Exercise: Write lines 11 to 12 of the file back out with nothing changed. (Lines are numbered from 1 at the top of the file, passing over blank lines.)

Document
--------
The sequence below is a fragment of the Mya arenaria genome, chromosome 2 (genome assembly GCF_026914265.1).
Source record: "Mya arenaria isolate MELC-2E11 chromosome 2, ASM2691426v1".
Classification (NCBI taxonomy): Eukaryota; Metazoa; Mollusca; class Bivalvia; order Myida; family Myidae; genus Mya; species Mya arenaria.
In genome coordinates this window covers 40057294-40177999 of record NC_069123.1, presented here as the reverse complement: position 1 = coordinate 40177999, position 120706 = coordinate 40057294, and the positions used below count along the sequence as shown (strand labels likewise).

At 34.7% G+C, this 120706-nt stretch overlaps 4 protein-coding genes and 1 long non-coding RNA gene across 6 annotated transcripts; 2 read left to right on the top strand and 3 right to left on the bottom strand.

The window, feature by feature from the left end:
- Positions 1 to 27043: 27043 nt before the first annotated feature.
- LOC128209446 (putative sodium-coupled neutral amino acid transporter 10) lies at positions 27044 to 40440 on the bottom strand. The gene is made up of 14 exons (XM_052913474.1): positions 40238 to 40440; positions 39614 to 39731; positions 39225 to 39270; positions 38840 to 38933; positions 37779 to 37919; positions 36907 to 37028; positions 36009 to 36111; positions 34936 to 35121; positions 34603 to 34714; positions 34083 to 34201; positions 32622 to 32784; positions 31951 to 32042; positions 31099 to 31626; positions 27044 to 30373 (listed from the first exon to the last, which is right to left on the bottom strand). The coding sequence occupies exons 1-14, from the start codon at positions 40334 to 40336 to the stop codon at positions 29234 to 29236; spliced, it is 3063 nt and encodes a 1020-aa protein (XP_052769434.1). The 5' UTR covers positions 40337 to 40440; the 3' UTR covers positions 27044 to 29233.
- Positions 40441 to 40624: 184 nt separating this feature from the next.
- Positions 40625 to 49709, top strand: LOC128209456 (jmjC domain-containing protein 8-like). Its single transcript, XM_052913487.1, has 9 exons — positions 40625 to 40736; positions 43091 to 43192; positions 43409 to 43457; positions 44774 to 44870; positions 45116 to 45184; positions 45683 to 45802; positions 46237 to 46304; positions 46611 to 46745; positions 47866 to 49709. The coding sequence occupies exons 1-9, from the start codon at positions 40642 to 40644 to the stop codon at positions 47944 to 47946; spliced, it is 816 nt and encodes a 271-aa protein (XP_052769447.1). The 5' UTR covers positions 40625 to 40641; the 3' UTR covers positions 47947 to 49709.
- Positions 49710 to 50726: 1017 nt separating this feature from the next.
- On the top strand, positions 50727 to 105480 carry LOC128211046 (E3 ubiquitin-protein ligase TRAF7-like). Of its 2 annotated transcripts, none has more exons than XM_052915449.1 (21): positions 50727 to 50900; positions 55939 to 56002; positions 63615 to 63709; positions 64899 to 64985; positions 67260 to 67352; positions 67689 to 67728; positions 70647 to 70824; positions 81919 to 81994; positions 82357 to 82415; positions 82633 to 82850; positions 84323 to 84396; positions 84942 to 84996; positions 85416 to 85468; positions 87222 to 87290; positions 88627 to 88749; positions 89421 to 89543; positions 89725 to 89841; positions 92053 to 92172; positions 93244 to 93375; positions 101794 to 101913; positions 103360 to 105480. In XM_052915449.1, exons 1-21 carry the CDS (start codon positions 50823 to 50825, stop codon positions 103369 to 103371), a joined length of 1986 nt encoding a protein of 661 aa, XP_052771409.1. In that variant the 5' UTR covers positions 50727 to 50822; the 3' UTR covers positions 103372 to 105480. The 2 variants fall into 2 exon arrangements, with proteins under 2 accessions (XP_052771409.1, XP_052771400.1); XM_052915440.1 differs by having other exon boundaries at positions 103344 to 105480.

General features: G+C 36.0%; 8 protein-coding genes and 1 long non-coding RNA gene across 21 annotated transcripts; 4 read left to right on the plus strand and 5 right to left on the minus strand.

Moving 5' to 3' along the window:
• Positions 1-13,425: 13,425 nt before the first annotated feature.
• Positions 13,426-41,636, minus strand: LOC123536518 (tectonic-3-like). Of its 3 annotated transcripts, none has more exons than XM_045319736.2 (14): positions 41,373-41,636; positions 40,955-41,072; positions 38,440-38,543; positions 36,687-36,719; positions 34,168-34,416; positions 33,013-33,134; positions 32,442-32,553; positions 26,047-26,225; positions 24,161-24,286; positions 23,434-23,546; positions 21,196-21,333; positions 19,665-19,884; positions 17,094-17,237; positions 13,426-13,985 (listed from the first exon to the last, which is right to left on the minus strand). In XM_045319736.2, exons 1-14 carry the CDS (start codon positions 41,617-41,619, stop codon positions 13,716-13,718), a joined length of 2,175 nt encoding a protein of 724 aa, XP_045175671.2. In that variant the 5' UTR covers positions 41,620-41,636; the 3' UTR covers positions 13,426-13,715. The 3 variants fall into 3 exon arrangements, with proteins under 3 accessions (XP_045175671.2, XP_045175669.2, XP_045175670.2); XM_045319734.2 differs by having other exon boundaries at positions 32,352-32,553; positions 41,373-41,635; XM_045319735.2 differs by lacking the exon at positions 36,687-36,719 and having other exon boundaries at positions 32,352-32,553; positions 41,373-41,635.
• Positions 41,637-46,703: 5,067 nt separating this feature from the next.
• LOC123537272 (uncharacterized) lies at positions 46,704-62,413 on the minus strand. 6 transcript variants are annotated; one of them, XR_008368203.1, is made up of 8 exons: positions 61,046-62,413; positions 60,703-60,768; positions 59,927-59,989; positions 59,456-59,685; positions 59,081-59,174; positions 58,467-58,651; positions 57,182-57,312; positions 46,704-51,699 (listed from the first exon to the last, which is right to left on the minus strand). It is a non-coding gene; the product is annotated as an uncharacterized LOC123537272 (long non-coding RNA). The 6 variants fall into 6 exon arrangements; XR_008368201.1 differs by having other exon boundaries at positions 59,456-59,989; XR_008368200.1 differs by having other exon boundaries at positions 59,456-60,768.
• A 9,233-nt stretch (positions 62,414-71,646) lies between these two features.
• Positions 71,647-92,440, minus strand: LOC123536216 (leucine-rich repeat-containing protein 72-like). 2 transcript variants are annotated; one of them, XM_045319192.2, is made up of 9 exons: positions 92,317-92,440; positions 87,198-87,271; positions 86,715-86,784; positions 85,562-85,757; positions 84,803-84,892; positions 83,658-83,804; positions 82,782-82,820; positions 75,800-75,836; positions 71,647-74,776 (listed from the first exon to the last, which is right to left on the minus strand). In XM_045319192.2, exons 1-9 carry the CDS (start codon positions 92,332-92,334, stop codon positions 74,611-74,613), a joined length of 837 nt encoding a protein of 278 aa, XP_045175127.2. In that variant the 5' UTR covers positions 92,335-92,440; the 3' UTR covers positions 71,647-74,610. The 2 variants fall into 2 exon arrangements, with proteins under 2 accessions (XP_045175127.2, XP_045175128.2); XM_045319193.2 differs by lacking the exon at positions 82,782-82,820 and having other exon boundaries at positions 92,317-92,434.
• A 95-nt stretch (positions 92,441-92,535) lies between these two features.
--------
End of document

- Positions 49710 to 50726: 1017 nt separating this feature from the next.
- On the top strand, positions 50727 to 105480 carry LOC128211046 (E3 ubiquitin-protein ligase TRAF7-like). Of its 2 annotated transcripts, none has more exons than XM_052915449.1 (21): positions 50727 to 50900; positions 55939 to 56002; positions 63615 to 63709; positions 64899 to 64985; positions 67260 to 67352; positions 67689 to 67728; positions 70647 to 70824; positions 81919 to 81994; positions 82357 to 82415; positions 82633 to 82850; positions 84323 to 84396; positions 84942 to 84996; positions 85416 to 85468; positions 87222 to 87290; positions 88627 to 88749; positions 89421 to 89543; positions 89725 to 89841; positions 92053 to 92172; positions 93244 to 93375; positions 101794 to 101913; positions 103360 to 105480. In XM_052915449.1, exons 1-21 carry the CDS (start codon positions 50823 to 50825, stop codon positions 103369 to 103371), a joined length of 1986 nt encoding a protein of 661 aa, XP_052771409.1. In that variant the 5' UTR covers positions 50727 to 50822; the 3' UTR covers positions 103372 to 105480. The 2 variants fall into 2 exon arrangements, with proteins under 2 accessions (XP_052771409.1, XP_052771400.1); XM_052915440.1 differs by having other exon boundaries at positions 103344 to 105480.